The investigation on the matter in question has been ongoing since early 2018. It is a highly complex investigation involving forensic investigation into thousands of foreign and local transactions requiring various applications of mutual legal assistance relating to different bank accounts in various countries and jurisdictions to be made.



Furthermore, the Financial Sector Conduct Authority investigation into allegation of insider trading was recently finalised. The case docket for the criminal investigation into possible insider trading against the suspect was registered by the DPCI. A team of prosecutors is guiding such investigation and the team of investigators has been enhanced in line with the decision to prioritise the matter. Once investigations are finalised, the NPA will make an announcement and suspect or suspects will be charged with all the charges the state intends to bring against them in one trial. Thank you, Deputy Speaker.



Ms Y N YAKO (ON BEHALF OF DR M Q NDLOZI): Steinhoff is the biggest corporate corruption, fraud and money laundering in the history of South Africa. The Public Investment Corporation, PIC, lost R28 billion of focus pensions. We have known of the criminal acts of Markus Jooste of Steinhoff and crimes in 2017. Four years later, the NPA has not made a single arrest. Arrests at VBS were made very fast and people have appeared in court and some have even confessed, and that investigation was not considered to be complex. [Interjections.]



The DEPUTY SPEAKER: Order! Hon members.



Ms Y N YAKO: Because Markus Jooste is white and Steinhoff is a white owned company, no one has been arrested and the NPA is moving at a snail’s pace. Is the NPA protecting white criminals and Markus Jooste and the people of Steinhoff? Thank you.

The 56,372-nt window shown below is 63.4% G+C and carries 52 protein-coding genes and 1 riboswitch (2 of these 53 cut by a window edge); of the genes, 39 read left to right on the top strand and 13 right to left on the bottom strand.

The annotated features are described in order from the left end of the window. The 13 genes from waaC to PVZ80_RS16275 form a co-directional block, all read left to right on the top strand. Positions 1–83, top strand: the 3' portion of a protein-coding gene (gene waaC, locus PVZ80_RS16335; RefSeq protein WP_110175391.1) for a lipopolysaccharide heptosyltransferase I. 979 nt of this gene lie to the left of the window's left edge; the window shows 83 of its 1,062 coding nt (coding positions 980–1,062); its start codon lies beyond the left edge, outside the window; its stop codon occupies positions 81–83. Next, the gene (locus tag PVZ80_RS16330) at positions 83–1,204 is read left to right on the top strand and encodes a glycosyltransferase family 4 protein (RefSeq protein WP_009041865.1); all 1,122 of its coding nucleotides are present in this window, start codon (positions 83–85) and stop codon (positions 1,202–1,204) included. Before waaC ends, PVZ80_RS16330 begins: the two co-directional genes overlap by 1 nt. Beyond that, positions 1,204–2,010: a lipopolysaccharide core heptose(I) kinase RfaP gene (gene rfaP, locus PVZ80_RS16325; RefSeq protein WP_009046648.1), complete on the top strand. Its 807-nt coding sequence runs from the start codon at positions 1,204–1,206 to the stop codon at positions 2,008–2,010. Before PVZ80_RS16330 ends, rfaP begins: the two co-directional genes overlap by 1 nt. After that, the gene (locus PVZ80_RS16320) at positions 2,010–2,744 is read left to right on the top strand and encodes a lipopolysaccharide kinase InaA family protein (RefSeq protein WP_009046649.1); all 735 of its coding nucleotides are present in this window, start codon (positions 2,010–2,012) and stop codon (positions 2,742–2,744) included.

Speaker, the NPA is dealing with this matter without any fear, prejudice or any favour to anyone. It is also dealing with it without looking at the colour of the persons involved as per the mandate of the NPA. They are prioritising the matter, as I have said. It is being handled in the same manner as all other matters.



With regards to the years, these kinds of investigations do take time. We must not come here and lie that these kind of investigations can be done within a day. Even any type of investigation, including the one she is referring to, has taken many years to be completed. The case of James Arthur Brown of the Fidentia Rangers scandal took about six years to be completed in terms of investigation but at the end justice was done. The Trifecta case took about seven years to complete the investigations but at the end justice was done. Also, in



this matter, Deputy Speaker, justice is going to prevail. The people of this country need to be patient ... [Interjections.]



The DEPUTY SPEAKER: Order! Order, hon members, listen to the Minister speaking, please.





making noise are the ones that are protecting white criminals as she says.



No one is protecting white or black criminals. The NPA and the Hawks are working together to ensure that investigation is done in a thorough manner and that by the time they take a decision, it is informed by facts and law and not informed by colour, orientation or political views of any individual.



So, that is what they are doing and with time the NPA and the Hawks are going to inform the nation on what charges they are going to prefer and what is happening with the matter which due process has been followed in line with the Constitution and the NPA Act. Thank you very much. [Applause.]





question will be asked by hon J M ... [Interjections.]





Tjhe, kannete jwale le etsa lerata. Ho etsahalang ka lona bahlomphehi? Ha le sa e rata tlhompho, hei.



Ms J M MOFOKENG: Deputy Speaker, to the Minister, what measures has the Department of Justice and Correctional Services taken in attempt to address fraud and corruption in the Department? Thank you.



An Hon MEMBER: But that is a new question.





MOTLATSI WA SEPIKARA: Jwale wena o tsoha kae mme? [Ditsheho.]





Go ahead, Minister.